Intimacy After Kids – Kindling the Fire

Silvia WetherellBeing a Parent, Health & Wellness, Mumformation, Singapore0 Comments


When I first started writing this article I named it “Sex after kids – keeping the flames alive”. But after reflecting on both my professional and personal experience I feel that the main obstacle to a gratifying sexual life has more to do with the overall emotional disconnection between the couple that can often happen after children come along.

Having a baby can create enormous challenges for the couple and the adjustment can be bumpy and painful for many. The tiredness following a disrupted night’s sleep; the relentless nature of parenting with less time for rest and relaxation with time being taken up with playdates, birthday parties and after school activities; the greatly reduced levels of patience and tolerance after a long demanding day with the kids – all can take a toll on the couple’s relationship.

The attention that used to be lavished on the other, attending to his or her needs, gets diverted into looking after baby.

Both men and women describe feeling left out after this transition. I’ve often heard men saying, “I’m not important anymore”, or from the women “he gets home and goes straight to pick up the baby without even looking at me”.


Whoever arrives home, kiss the other on the mouth and say “Hello, I missed you today” or “I love coming home to you” followed by “How are you, can I do anything to help?”.

Asking your wife who spent the whole day in a daze of nappy changing, feeding and bathing “what did you do today?” will NOT set a loving atmosphere for the evening.

Have fun! When was the last time you did something fun just for the sake of it? Not just fun as a family but for the two of you as a couple. What did you use to enjoy doing together pre-kids? Swap babysitting duties with a friend and plan something you will both enjoy.

Body changes

Pregnancy and delivery can transform a woman’s body with weight gain, stretch marks, engorged breasts, pelvic floor issues and so on. For some women, this is a very difficult aspect of becoming a mother and if she has been very critical of her body in the past, that can resurface at this stage.

The body may not feel sexy for quite a while; I remember a client once saying that “I feel like a giant leaking breast” referring to her relentless breastfeeding and pumping routine.


Notice your partner, take her in as though you have never seen her before and make it a habit to genuinely compliment her. It doesn’t have to be fake or gushing. Notice her hair, her outfit, her smile and let her know that you can see the beauty in her.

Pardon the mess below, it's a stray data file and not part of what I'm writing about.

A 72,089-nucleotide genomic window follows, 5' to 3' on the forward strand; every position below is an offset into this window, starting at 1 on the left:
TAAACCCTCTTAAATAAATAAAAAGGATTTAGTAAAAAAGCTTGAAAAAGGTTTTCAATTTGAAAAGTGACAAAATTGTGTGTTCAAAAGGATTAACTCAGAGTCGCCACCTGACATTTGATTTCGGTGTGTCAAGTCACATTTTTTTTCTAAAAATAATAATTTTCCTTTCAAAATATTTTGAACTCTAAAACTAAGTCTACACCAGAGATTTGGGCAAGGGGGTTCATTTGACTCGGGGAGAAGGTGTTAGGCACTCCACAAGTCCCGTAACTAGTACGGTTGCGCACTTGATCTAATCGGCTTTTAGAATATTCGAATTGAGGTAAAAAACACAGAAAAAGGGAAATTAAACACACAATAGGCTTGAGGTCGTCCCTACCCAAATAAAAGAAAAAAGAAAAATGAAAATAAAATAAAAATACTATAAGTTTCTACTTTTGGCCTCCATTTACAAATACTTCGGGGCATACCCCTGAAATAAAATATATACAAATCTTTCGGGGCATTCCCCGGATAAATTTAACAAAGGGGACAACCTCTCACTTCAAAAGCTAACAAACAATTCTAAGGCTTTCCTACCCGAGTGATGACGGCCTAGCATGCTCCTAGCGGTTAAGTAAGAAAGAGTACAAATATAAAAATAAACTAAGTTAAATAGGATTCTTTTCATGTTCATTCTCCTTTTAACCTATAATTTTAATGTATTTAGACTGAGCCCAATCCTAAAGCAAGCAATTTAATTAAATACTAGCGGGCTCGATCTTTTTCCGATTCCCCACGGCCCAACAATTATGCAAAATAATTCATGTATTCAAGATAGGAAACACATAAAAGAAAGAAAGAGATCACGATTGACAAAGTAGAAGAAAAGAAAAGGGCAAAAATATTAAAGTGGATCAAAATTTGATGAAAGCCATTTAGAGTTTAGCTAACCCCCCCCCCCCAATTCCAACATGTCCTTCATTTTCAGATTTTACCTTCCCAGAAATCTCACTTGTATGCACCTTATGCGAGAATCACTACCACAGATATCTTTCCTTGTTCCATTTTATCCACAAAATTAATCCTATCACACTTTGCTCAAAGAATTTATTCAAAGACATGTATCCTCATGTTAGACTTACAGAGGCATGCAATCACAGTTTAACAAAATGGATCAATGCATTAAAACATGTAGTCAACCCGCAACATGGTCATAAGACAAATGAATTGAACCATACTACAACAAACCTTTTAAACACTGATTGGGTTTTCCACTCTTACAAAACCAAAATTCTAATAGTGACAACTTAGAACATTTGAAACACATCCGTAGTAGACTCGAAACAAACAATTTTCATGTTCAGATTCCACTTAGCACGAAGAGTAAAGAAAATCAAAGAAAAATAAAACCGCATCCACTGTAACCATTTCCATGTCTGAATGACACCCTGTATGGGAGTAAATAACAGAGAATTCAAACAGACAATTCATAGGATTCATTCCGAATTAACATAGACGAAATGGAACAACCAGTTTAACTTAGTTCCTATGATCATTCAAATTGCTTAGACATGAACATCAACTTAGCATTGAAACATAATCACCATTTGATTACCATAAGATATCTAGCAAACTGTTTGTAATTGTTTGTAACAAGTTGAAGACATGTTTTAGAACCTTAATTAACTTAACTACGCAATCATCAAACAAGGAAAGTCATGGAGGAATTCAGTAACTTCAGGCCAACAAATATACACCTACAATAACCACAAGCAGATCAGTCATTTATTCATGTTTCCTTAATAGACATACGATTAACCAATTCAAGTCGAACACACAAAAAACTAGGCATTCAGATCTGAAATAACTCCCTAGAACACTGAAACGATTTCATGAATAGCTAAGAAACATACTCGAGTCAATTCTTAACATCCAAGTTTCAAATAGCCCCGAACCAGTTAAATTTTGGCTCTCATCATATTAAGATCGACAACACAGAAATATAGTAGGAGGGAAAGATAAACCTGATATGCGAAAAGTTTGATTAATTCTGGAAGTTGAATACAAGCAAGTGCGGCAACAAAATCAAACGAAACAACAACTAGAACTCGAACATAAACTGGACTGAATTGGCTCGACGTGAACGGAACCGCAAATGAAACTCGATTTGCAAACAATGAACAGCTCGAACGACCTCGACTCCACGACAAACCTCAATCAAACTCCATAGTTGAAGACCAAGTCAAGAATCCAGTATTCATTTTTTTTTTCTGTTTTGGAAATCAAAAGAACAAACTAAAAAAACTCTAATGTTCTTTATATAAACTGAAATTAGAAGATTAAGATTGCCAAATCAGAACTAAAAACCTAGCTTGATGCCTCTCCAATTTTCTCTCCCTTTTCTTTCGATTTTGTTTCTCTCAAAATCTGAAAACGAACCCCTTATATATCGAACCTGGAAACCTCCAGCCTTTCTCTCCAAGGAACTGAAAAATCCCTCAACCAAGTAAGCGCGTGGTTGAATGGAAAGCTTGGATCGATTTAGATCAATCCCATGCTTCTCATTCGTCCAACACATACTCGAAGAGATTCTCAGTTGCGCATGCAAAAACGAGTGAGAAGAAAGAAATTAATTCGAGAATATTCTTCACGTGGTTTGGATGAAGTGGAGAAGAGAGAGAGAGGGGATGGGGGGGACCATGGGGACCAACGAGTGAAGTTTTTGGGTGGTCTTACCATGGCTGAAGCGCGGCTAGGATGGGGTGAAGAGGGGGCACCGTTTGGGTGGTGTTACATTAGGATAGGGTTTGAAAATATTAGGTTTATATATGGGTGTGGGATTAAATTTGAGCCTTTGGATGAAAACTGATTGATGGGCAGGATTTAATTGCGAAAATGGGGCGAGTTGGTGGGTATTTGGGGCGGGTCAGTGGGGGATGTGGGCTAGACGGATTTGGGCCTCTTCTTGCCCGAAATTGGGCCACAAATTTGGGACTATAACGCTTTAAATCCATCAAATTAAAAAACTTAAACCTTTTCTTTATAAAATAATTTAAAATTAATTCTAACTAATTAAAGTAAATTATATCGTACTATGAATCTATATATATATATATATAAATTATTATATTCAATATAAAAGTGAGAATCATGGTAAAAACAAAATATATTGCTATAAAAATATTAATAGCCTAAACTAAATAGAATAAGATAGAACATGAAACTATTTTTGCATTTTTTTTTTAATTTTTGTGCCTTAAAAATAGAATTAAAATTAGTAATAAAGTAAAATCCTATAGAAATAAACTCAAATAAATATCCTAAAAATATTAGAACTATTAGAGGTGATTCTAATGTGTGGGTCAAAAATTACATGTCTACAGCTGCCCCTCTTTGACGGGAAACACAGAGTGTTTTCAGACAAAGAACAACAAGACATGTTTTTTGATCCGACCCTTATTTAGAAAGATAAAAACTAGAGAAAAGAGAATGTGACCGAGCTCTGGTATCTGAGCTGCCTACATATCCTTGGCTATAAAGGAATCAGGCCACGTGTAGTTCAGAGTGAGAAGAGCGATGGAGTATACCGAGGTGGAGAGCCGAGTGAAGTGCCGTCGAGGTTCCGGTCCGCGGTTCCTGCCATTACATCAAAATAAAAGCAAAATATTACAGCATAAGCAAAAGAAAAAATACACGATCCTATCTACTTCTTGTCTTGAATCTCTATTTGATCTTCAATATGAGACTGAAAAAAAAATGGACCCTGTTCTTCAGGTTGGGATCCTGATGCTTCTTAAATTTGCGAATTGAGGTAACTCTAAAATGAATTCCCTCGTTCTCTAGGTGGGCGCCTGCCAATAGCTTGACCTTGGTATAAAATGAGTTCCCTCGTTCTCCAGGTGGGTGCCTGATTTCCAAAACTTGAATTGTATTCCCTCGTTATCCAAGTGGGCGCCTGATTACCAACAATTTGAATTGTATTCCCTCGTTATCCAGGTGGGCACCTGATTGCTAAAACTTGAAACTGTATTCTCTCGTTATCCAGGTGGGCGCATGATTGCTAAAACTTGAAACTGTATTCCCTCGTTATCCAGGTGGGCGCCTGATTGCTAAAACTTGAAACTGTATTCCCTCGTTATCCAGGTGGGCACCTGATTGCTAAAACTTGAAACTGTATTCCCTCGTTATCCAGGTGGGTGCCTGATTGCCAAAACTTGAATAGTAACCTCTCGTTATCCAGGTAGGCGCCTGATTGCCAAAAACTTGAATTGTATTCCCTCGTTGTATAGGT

Intimacy and Attention

There can be a great reduction in physical intimacy once the couple have children. Both partners are often just too exhausted after a long day of work and end up on the sofa watching TV or browsing the web on their gadgets.

Now, there is nothing wrong with “zoning out” and relaxing in front of the telly. And yet, if that becomes the main habit, the couple can become disconnected and each partner left feeling unloved and craving attention.

Physical intimacy doesn’t have to be about sex necessarily: hugging, kissing, stroking, spooning are wonderful ways to show your affection. You do not need to be “in the mood” to caress your partner’s hair when you’re talking or to rest your hand on her lower-back as she’s getting dinner ready.


One of the simplest forms of creating more connection with your partner is pillow talk: after the kids are in bed, lie together in bed facing each other and chat about whatever is on your mind without phone distractions.


Sometimes women talk about how they withhold physical affection in the bedroom because the partner might push for sex and they are just too tired. Although this is a generalisation, it’s mostly men who initiate sex and can be left feeling rejected if they often get turned down. And yet sex is a great predictor of marital happiness and couples of regularly have sex have lower chances for getting divorced. So, the importance of sex cannot be ignored. Men sometimes forget that women often need to feel emotionally connected to their partners for them to be more receptive to their advances.


Take sex off the menu: funny how strictly banning sex for a couple of weeks and just exploring each other’s body can build up desire. And it doesn’t matter how excited you get when fooling around, do not have intercourse. Once the two-week ban is lifted – have fun! You can search for “sensate focus exercises’ for similar tips.

Most of all, enjoy the little things, the touch, the smile. And when the mood strikes go for it! Sometimes that first ‘ice breaker’ is tough but once you get started, there will be a roaring fire, any many more!

What do you do to keep the spark alive? Share in the comments below!

Like this article? Download the MumRadar App now to read more articles like this and so much more on the Go! 

About the Writer

Silvia Wetherell, Co-Founder of MumRadar, works as a counsellor and psychotherapist in an obstetric setting and has a special interest in maternal mental health. Originally from Portugal, she spent ten years in England and is now based in Singapore with her husband and two young children. Silvia is also a Postpartum Support International Coordinator and Co-founder of the support group Mindful Mums.

Silvia has the loudest laugh, loves swimming in the ocean and snuggling on the sofa with her two cats, Jaffa and Freddie.

For more information about Silvia or to book a session in Singapore, please visit Mindful Me or contact Silvia at